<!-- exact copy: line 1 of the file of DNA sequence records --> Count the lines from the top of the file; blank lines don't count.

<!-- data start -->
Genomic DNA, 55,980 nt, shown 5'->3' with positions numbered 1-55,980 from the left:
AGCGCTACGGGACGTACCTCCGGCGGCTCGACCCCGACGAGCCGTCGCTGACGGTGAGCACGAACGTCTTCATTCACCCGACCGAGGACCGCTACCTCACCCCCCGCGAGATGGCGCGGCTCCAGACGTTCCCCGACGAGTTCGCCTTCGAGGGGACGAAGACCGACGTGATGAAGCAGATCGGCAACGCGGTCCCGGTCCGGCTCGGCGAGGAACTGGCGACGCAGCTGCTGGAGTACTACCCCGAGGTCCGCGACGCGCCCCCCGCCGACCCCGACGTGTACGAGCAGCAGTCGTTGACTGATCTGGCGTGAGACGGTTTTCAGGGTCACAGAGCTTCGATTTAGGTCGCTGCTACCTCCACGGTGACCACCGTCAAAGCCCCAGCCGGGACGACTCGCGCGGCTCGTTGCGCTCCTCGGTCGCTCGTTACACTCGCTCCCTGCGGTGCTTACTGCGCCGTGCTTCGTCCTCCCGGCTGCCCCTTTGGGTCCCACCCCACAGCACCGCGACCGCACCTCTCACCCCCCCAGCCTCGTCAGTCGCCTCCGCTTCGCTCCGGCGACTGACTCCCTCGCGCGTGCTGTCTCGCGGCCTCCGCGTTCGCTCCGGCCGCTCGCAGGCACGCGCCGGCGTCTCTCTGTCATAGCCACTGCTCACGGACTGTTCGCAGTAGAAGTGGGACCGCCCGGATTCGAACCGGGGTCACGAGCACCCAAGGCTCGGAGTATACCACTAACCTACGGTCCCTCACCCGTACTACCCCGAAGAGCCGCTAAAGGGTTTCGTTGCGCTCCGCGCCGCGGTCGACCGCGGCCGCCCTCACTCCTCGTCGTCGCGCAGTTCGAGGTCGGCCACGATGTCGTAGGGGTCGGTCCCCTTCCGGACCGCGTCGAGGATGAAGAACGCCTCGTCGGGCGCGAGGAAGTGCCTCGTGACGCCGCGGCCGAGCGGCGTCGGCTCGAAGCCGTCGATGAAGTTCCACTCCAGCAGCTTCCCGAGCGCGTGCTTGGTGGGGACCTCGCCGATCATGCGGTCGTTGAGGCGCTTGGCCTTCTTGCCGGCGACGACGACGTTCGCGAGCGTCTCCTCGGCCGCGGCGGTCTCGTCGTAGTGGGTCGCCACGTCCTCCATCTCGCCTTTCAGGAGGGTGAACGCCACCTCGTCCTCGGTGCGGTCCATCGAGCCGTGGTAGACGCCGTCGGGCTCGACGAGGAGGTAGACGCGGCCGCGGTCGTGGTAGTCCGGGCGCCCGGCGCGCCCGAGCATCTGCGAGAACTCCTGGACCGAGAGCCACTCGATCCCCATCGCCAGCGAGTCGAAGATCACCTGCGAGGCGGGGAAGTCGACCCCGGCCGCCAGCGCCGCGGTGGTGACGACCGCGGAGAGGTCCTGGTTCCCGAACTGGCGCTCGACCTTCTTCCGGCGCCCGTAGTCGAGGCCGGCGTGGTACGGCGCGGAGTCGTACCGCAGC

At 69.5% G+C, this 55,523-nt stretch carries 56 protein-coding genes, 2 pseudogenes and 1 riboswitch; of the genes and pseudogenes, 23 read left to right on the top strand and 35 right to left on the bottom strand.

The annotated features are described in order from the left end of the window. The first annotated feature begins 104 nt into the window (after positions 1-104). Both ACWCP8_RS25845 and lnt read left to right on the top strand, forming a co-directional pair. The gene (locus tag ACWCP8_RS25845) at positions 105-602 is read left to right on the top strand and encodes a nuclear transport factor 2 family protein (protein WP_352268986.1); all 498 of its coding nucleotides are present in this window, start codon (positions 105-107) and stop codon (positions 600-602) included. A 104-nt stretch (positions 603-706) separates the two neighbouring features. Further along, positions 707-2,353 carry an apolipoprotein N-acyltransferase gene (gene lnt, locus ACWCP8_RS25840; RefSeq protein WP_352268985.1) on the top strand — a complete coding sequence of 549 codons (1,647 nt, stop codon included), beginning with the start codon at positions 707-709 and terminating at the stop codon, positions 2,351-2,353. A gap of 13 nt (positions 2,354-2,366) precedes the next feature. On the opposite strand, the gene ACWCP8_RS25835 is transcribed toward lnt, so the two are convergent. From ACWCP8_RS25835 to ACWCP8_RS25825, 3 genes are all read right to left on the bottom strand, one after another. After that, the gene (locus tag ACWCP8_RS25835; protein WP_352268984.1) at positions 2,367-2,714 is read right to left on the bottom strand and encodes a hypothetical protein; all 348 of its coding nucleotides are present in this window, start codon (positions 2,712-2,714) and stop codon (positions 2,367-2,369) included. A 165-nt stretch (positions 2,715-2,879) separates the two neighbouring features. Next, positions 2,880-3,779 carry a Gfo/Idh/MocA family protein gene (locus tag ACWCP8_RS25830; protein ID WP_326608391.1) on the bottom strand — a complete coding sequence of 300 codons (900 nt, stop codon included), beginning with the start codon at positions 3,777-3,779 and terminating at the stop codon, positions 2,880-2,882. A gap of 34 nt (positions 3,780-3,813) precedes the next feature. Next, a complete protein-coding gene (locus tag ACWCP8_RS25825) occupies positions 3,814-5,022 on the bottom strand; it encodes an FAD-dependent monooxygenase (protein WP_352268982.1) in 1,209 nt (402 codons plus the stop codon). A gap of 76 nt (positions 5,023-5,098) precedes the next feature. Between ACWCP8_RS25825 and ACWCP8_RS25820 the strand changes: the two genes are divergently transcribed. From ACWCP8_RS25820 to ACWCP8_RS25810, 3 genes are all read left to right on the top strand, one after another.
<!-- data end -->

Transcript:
Genomic DNA, 55,980 nt, shown 5'->3' with positions numbered 1-55,980 from the left: